NORTH KOREA NEWSLETTER NO. 69 (August 27, 2009) |
*** TOPIC OF THE WEEK
N. Korean Delegation Pays Visit to President Lee Myung-bak
SEOUL (Yonhap) -- A North Korean delegation paid a visit to President Lee Myung-bak at Cheong Wa Dae on Aug. 23 to discuss the stalled inter-Korean relations. The delegation led by Kim Ki-nam, secretary of the North's ruling Workers' Party Central Committee, came to Seoul on Aug. 21 to pay respects to the late former South Korean President Kim Dae-jung.
The delegation delivered a verbal message from their leader Kim Jong-il about advancing bilateral cooperation between the two Koreas. The exchange of communications between the leaders of South and North Korea through the North's envoy is the first since the inauguration of President Lee Myung-bak administration in early last year.
"The North Korean delegation delivered Chairman Kim's verbal message regarding progress in inter-Korean relations," presidential spokesman Lee Dong-kwan told reporters. He declined to elaborate "because of its sensitivity."
"In response, President Lee explained the consistent and firm principles of the government's North Korea policy and asked his message to be relayed to Chairman Kim," he said. Three envoys including chief delegate Kim Ki-nam, a key aide to Kim Jong-il, were present at Lee's first meeting with North Korean officials.
The six-member North Korean delegation arrived in Seoul on Aug. 21 and included Kim Yang-gon, the top official of the Workers' Party in charge of inter-Korean relations. He and South Korea's Unification Minister Hyun In-taek on Aug. 22 held the first high-level inter-Korean talks in nearly two years.
Upon their arrival in Seoul, the North Korean delegation paid tribute to the late South Korean president and offered a wreath and observed a moment of silence at a packed memorial altar set up at the National Assembly square. "Commemorating former President Kim Dae-jung, who followed justice and conscience to leave an indelible legacy to the Korean people," Kim Ki-nam wrote in the guestbook at the altar.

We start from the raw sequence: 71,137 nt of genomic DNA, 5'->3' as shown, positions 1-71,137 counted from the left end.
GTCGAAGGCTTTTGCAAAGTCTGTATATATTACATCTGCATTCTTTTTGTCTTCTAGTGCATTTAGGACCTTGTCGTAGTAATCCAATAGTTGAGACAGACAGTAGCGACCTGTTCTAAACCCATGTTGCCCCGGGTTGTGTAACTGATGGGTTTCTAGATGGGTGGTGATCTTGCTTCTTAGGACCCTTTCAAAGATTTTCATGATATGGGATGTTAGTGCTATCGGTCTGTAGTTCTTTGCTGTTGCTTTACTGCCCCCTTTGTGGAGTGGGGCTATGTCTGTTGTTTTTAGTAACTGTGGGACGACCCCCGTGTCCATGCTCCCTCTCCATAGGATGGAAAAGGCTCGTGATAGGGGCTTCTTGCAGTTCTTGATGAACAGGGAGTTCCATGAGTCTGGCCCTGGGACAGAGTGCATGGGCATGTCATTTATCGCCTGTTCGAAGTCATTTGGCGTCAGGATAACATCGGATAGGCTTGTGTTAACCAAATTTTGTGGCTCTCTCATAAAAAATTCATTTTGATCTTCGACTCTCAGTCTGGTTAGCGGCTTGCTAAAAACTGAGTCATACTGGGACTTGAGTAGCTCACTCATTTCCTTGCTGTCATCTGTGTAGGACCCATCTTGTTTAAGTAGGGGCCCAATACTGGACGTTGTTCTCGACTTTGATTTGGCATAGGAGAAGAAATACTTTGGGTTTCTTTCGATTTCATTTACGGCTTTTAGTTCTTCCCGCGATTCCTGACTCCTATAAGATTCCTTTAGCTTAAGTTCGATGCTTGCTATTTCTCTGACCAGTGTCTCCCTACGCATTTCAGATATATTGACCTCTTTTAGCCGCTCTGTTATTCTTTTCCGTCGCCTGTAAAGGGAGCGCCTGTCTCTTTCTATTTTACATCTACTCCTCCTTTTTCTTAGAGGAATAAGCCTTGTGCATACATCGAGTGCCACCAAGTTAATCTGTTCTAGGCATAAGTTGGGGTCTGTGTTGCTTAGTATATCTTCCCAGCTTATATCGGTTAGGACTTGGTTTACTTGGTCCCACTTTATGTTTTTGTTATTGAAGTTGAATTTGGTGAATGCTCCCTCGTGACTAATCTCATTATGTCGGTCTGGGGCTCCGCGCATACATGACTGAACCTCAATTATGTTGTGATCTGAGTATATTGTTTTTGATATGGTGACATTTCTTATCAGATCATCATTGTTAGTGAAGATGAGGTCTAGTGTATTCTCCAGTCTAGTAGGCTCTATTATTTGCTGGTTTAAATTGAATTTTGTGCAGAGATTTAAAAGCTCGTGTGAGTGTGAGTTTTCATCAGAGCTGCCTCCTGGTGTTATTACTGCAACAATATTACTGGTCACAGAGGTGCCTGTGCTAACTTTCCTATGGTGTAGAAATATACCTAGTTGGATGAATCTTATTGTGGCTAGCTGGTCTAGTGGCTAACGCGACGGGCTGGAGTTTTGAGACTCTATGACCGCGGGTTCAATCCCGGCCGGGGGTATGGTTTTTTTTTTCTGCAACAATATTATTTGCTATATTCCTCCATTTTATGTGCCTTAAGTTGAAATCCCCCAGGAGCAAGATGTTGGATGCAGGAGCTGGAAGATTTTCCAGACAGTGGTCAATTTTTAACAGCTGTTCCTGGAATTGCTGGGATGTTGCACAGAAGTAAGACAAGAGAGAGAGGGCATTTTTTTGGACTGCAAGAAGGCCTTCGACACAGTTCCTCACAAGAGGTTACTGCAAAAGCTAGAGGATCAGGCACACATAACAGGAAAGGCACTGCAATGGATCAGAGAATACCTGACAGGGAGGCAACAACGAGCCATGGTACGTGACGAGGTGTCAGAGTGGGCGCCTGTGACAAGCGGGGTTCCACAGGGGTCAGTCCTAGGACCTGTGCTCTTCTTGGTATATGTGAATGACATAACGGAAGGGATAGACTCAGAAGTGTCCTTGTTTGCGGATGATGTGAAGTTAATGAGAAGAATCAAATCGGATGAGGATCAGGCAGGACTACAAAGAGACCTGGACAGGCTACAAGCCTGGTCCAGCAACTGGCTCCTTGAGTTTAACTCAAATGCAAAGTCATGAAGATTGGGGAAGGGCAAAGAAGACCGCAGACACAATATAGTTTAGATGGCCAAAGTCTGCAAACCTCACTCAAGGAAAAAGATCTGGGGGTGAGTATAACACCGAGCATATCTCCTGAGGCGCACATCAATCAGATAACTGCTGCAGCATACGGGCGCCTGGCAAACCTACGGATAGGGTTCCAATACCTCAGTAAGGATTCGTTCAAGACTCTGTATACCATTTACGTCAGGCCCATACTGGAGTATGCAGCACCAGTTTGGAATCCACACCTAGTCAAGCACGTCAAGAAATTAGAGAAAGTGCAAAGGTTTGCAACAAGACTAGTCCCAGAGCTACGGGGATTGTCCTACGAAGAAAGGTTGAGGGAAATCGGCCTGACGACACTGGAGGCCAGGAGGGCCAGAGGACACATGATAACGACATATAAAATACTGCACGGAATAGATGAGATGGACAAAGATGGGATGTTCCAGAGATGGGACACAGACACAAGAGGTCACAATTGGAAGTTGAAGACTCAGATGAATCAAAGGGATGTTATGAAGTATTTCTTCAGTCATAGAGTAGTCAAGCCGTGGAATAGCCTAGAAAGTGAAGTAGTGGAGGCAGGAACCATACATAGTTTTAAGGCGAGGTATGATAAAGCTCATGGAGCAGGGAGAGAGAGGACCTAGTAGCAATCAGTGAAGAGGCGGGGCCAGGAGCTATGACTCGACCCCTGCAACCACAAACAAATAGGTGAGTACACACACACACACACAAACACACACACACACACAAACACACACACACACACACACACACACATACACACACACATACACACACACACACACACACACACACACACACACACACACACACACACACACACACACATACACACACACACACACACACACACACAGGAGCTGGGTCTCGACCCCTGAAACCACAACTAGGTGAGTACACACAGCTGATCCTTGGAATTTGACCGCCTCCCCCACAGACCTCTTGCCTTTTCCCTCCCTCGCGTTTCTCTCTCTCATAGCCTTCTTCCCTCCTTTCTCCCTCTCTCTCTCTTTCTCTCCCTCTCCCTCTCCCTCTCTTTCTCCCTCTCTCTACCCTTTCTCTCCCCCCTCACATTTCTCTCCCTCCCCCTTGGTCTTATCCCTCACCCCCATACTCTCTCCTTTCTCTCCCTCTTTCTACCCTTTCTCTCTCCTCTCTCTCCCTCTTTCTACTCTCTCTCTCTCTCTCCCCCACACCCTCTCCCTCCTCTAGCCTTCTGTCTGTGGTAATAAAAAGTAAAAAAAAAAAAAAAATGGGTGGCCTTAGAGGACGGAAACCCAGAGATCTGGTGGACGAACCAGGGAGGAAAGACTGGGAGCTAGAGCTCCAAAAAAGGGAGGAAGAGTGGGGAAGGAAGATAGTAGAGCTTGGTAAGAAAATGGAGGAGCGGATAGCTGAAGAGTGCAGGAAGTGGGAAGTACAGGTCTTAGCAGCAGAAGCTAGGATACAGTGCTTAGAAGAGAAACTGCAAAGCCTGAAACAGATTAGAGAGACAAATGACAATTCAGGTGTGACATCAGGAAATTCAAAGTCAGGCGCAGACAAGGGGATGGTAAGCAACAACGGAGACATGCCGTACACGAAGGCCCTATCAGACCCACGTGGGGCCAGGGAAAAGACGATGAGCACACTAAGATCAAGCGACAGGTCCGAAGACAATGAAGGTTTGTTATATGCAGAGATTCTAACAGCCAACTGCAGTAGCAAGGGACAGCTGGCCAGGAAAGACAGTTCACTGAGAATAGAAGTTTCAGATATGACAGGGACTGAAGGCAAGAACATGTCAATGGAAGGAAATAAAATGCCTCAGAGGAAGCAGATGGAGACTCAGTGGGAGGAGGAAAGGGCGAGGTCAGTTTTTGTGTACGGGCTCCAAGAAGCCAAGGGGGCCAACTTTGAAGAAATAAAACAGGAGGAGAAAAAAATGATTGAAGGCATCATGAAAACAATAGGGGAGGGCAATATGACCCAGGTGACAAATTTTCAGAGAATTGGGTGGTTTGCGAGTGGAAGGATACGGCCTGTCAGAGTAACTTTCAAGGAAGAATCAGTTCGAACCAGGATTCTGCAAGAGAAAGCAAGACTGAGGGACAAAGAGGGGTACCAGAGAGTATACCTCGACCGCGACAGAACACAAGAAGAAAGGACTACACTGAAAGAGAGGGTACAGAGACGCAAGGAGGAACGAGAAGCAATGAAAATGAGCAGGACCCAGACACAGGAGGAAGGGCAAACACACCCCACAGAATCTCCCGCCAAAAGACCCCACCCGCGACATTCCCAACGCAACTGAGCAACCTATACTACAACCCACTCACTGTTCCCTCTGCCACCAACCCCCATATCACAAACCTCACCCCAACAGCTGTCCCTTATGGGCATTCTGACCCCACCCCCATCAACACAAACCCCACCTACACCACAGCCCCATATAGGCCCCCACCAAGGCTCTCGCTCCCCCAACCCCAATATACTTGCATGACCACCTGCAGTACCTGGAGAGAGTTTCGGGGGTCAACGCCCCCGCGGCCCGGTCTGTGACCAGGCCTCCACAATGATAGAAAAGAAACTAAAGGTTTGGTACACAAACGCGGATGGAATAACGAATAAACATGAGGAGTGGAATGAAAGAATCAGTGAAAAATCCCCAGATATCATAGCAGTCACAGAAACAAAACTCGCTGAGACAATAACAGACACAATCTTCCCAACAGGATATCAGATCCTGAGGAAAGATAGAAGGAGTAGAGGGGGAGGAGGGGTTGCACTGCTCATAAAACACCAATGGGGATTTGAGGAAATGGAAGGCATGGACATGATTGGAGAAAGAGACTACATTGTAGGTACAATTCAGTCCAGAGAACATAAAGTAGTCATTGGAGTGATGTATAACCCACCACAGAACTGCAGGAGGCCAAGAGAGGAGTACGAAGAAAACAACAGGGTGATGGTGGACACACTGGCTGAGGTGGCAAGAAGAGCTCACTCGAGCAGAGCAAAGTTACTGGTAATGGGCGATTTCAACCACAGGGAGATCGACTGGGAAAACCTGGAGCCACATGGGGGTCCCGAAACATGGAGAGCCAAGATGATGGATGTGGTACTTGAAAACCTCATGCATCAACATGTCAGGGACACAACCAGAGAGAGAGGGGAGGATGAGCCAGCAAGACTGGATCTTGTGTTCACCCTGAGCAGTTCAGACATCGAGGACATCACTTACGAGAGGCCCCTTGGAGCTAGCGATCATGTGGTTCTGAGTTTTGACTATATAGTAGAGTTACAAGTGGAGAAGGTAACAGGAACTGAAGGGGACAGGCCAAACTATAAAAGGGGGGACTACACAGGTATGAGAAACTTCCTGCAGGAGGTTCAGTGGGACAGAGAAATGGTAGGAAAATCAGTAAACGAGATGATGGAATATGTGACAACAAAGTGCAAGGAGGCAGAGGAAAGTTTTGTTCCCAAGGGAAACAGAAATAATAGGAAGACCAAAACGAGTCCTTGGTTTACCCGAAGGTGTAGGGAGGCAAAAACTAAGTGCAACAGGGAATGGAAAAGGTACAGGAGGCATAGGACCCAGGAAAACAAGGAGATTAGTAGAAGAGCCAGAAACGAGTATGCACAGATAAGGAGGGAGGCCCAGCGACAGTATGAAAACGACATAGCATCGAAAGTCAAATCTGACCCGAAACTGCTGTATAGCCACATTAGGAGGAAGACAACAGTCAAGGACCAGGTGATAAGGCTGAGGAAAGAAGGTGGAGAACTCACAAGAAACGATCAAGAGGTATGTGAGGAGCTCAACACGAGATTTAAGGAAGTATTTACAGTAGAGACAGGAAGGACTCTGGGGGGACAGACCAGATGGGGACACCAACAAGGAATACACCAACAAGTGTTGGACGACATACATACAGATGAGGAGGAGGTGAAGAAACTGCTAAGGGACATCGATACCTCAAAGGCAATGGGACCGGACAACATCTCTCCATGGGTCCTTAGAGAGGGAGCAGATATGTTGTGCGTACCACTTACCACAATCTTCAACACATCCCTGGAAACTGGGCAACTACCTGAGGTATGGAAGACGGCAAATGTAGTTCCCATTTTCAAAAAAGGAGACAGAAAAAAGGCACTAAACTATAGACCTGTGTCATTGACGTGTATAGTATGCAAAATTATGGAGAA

The meeting raised prospects for improvement of inter-Korean relations, which have soured since Lee's inauguration in February 2008. The delegates expressed satisfaction with the meeting. "Everything was all right," Kim, secretary of the Workers' Party, told reporters after the meeting. "We are leaving with a good feeling," he said while heading for Gimpo Airport to return to the North after a three-day trip.
They were originally scheduled to leave on Aug. 22, but asked for a meeting with the president to deliver the message. Lee's spokesman said the session proceeded with a "sincere and gentle" atmosphere. "There will be no problems that cannot be resolved if the South and the North genuinely try to resolve problems through dialogue," Lee was quoted as saying.
"The North Koreans said they hope the two sides will resolve all the (pertinent) issues through cooperation," the spokesman added. A presidential official said the North Korea's nuclear program and other pending inter-Korean issues including its detention of South Korean fishermen were not specifically discussed at the meeting. The two governments will have working-level talks to resolve practical issues, he added.